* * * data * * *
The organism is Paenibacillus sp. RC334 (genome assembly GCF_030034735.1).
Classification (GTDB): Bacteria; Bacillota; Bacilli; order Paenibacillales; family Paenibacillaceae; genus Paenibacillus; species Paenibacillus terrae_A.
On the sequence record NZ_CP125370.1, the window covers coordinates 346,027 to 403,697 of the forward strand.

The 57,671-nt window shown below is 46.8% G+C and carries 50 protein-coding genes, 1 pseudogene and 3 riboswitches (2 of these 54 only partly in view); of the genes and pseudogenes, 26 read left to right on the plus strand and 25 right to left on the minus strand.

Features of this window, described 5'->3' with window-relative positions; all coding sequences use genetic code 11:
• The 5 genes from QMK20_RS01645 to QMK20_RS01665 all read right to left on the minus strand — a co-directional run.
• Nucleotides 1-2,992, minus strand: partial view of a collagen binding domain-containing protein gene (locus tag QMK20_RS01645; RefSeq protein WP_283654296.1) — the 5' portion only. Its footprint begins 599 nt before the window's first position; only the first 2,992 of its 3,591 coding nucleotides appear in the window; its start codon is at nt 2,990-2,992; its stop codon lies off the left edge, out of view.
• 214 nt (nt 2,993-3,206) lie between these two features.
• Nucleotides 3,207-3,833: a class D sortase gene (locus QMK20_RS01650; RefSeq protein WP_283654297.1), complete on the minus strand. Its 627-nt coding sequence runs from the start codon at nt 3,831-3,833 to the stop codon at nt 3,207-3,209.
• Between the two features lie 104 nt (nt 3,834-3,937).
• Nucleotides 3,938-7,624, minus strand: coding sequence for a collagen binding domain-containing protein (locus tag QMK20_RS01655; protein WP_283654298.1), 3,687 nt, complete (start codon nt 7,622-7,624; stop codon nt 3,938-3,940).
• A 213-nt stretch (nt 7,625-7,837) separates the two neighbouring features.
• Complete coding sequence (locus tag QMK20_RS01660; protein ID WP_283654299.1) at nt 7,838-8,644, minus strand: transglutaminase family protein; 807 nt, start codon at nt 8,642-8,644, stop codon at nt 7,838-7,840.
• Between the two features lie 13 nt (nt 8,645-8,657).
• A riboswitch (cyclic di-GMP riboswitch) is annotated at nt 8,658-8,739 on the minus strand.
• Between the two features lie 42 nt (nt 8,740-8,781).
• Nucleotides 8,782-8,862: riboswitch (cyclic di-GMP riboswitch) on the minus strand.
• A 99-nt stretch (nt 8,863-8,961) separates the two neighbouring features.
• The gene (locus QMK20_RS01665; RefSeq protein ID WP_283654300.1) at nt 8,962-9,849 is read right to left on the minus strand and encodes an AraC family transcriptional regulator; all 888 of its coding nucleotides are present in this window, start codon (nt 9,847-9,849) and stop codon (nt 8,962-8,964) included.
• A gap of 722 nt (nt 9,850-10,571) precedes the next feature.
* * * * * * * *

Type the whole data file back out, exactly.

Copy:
The organism is Paenibacillus sp. RC334 (genome assembly GCF_030034735.1).
Classification (GTDB): Bacteria; Bacillota; Bacilli; order Paenibacillales; family Paenibacillaceae; genus Paenibacillus; species Paenibacillus terrae_A.
On the sequence record NZ_CP125370.1, the window covers coordinates 346,027 to 403,697 of the forward strand.

The 57,671-nt window shown below is 46.8% G+C and carries 50 protein-coding genes, 1 pseudogene and 3 riboswitches (2 of these 54 only partly in view); of the genes and pseudogenes, 26 read left to right on the plus strand and 25 right to left on the minus strand.

Features of this window, described 5'->3' with window-relative positions; all coding sequences use genetic code 11:
• The 5 genes from QMK20_RS01645 to QMK20_RS01665 all read right to left on the minus strand — a co-directional run.
• Nucleotides 1-2,992, minus strand: partial view of a collagen binding domain-containing protein gene (locus tag QMK20_RS01645; RefSeq protein WP_283654296.1) — the 5' portion only. Its footprint begins 599 nt before the window's first position; only the first 2,992 of its 3,591 coding nucleotides appear in the window; its start codon is at nt 2,990-2,992; its stop codon lies off the left edge, out of view.
• 214 nt (nt 2,993-3,206) lie between these two features.
• Nucleotides 3,207-3,833: a class D sortase gene (locus QMK20_RS01650; RefSeq protein WP_283654297.1), complete on the minus strand. Its 627-nt coding sequence runs from the start codon at nt 3,831-3,833 to the stop codon at nt 3,207-3,209.
• Between the two features lie 104 nt (nt 3,834-3,937).
• Nucleotides 3,938-7,624, minus strand: coding sequence for a collagen binding domain-containing protein (locus tag QMK20_RS01655; protein WP_283654298.1), 3,687 nt, complete (start codon nt 7,622-7,624; stop codon nt 3,938-3,940).
• A 213-nt stretch (nt 7,625-7,837) separates the two neighbouring features.
• Complete coding sequence (locus tag QMK20_RS01660; protein ID WP_283654299.1) at nt 7,838-8,644, minus strand: transglutaminase family protein; 807 nt, start codon at nt 8,642-8,644, stop codon at nt 7,838-7,840.
• Between the two features lie 13 nt (nt 8,645-8,657).
• A riboswitch (cyclic di-GMP riboswitch) is annotated at nt 8,658-8,739 on the minus strand.
• Between the two features lie 42 nt (nt 8,740-8,781).
• Nucleotides 8,782-8,862: riboswitch (cyclic di-GMP riboswitch) on the minus strand.
• A 99-nt stretch (nt 8,863-8,961) separates the two neighbouring features.
• The gene (locus QMK20_RS01665; RefSeq protein ID WP_283654300.1) at nt 8,962-9,849 is read right to left on the minus strand and encodes an AraC family transcriptional regulator; all 888 of its coding nucleotides are present in this window, start codon (nt 9,847-9,849) and stop codon (nt 8,962-8,964) included.
• A gap of 722 nt (nt 9,850-10,571) precedes the next feature.